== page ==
Obesity, Diabetes, and Cardiovascular Diseases
Excess body weight, a burgeoning problem worldwide, is a major risk factor for cardiovascular disease. Diabetes affects >180 million people around the world, and the number of patients is anticipated to increase to 300 million by 2025.1 Recent data indicate that diabetes prevalence in adults has increased since 1980 virtually in every country of the world; the end-result is a near quadrupling of the number of adults worldwide with diabetes.2
Within this escalating healthcare problem of monumental proportions, obesity-associated type 2 diabetes accounts for 90% to 95% of all diagnosed diabetes cases in adults.1 In fact, diabetes and insulin resistance are powerful predictors of cardiovascular morbidity and mortality, and each is an independent risk factor for death in patients with heart failure. Yet, the complex mechanisms underlying the deleterious impact of diabetes on the heart and the vasculature are poorly characterized.
Diabetes-associated cardiovascular diseases arise by a variety of mechanisms. Atherosclerotic disease often emerges in multiple vascular beds. Also, patients with diabetes are often hypertensive. Obesity is associated with a proinflammatory state marked by chronic elevations of systemic adrenergic activity, dyslipidemia, and hyperglycemia. Circulating levels of a variety of bioactive molecules are perturbed. Clearly, the underlying pathophysiology is complex.
Constant and unremitting metabolic stress on the heart leads over time to progressive deterioration of myocardial structure and function, and heart failure is a typical end-result. Sadly, current therapies are insufficient to arrest the progression of heart failure, and developing new therapies will require greater understanding of molecular mechanisms underlying pathological cardiac remodeling. This suggests that therapeutic interventions early in the disease, targeting specific metabolic and structural derangements, may be required. This is especially relevant as rigid control of hyperglycemia, however central to treatment, has not fulfilled hopes of meaningful morbidity and mortality benefit.3 Recent and ongoing research into mechanisms of metabolic control, insulin resistance, and diabetes-associated derangements portend novel therapies designed to benefit the rapidly expanding cohort of patients with diabetes, a benefit with tremendous societal impact.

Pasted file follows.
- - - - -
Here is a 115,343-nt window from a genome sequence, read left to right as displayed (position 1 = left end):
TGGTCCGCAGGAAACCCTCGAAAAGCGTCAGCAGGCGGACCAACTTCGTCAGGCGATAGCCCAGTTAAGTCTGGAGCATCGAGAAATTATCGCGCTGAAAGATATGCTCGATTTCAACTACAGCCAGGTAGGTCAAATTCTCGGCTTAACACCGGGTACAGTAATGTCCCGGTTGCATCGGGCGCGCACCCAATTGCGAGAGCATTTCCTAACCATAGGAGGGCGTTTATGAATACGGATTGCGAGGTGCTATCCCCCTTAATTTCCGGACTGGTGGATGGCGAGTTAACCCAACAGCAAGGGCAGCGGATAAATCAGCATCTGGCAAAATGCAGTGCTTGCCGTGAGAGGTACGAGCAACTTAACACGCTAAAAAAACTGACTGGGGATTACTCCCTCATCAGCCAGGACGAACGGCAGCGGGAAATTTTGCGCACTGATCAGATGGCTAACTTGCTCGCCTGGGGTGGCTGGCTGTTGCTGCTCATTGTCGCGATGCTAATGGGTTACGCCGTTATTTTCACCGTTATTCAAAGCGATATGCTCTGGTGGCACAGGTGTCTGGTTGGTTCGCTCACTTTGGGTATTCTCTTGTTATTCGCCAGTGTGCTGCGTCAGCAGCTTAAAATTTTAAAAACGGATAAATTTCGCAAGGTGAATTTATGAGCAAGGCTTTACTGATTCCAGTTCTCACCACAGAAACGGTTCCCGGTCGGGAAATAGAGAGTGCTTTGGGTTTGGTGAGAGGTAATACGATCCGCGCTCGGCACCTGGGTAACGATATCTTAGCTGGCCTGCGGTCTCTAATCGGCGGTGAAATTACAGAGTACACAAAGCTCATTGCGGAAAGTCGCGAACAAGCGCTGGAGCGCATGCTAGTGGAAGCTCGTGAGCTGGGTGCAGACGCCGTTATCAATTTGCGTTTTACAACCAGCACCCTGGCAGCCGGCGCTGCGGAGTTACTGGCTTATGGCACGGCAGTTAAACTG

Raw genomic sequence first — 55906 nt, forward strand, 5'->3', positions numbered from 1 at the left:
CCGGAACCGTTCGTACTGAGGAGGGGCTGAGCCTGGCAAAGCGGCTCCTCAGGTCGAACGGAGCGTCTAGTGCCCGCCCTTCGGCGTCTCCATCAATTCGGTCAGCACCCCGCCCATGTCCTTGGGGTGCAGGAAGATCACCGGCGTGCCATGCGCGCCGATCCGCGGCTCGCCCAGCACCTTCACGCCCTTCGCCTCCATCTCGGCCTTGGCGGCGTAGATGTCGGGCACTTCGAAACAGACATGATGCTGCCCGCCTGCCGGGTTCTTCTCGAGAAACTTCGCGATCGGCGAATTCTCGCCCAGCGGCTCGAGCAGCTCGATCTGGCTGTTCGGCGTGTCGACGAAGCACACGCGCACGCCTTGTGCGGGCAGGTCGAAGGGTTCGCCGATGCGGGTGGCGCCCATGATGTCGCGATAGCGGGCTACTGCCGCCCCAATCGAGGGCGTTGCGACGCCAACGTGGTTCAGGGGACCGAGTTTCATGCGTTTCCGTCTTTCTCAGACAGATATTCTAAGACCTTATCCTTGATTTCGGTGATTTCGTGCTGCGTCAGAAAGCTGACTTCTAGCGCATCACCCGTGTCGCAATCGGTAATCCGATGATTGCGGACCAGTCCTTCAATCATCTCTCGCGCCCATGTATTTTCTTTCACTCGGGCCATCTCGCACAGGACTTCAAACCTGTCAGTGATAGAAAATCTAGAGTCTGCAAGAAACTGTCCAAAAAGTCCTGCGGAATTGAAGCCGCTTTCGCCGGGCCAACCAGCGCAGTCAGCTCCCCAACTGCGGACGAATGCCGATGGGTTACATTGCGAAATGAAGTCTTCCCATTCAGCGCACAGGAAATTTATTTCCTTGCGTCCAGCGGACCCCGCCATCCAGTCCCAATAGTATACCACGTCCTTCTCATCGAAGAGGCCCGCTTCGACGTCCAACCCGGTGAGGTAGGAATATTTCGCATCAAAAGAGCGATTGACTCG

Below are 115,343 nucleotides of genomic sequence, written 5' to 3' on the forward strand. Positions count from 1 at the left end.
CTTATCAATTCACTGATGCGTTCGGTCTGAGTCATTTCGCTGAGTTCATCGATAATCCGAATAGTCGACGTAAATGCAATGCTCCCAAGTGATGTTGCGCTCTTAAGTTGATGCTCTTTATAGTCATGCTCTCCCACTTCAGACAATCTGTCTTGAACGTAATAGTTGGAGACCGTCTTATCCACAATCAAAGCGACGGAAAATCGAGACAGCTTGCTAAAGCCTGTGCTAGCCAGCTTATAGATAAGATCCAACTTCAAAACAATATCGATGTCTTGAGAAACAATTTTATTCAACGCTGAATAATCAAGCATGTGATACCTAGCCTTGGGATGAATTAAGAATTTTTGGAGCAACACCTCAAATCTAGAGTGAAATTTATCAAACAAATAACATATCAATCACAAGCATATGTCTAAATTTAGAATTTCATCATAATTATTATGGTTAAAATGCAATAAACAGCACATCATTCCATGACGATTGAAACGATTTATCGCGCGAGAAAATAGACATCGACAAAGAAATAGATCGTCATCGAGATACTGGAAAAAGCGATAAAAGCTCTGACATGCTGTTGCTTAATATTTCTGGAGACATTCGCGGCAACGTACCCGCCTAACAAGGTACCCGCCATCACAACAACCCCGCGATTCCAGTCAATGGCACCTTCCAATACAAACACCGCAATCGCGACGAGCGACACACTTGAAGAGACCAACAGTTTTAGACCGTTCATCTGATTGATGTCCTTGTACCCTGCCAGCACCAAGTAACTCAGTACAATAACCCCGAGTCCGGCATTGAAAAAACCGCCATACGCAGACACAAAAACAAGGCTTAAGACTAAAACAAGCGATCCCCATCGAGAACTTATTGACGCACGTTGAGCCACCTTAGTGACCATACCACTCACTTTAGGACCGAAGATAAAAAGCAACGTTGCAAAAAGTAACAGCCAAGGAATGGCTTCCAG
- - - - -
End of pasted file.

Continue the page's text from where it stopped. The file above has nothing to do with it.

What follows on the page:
In light of these realities, we have assembled thought leaders from around the world to review recent developments in the complex biology of obesity-associated diabetes and cardiovascular disease. In so doing, we present a compendium of 10 articles that touch on all critical aspects of this complex and fascinating biology.
In an article entitled “Epigenetic Changes in Diabetes and Cardiovascular Risk,” Keating et al4 provide an overview of epigenetic mechanisms contributing to macrovascular disease in diabetes. The authors highlight the recent identification of chromatinized changes associated with perturbed gene expression relevant to atherosclerosis in endothelial cells, smooth muscle, and circulating immune cells. Their review also discusses challenges associated with pharmacological targeting of epigenetic networks to restore dysregulated gene expression.
Bhupathiraju et al,5 in an article entitled “Epidemiology of Obesity and Diabetes and Their Cardiovascular Complications,” discuss the “diabesity” epidemic. They point to sex-related differences, as well as racial and ethnic disparities, in the prevalence and trends of obesity and diabetes. The authors discuss a wide range of contributing factors, including the obesogenic diet, marked by increased portion sizes of calorie-laden foods. They also highlight the contributions of limited access to healthy food choices, agricultural policies, physical activity, and sleep patterns.
Cardiac myocytes rely heavily on fatty acid oxidation as a predominant source of fuel; in the context of insulin resistance, where glucose utilization is suppressed, fatty acid catabolism is enhanced. Schulze et al,6 in an article entitled “Lipid Use and Misuse by the Heart,” discuss diabetes-associated alterations in fatty acid oxidation within cardiac myocytes. The authors also review evidence for intracellular accumulation of lipids, including some species of lipid that may contribute to cardiac dysfunction. The authors go on to discuss preclinical and clinical data suggesting that efforts to deplete toxic lipids may have therapeutic relevance.
Ortega et al,7 in an article entitled “Obesity and Cardiovascular Disease,” discuss the complex relationship between obesity and cardiovascular disease. They discuss how the extent, distribution, and duration of obesity affect cardiovascular events. The authors go on to discuss the “fat but fit” paradigm, the notion of an obese and yet metabolically healthy phenotype. Finally, they review and discuss the obesity paradox in cardiovascular disease.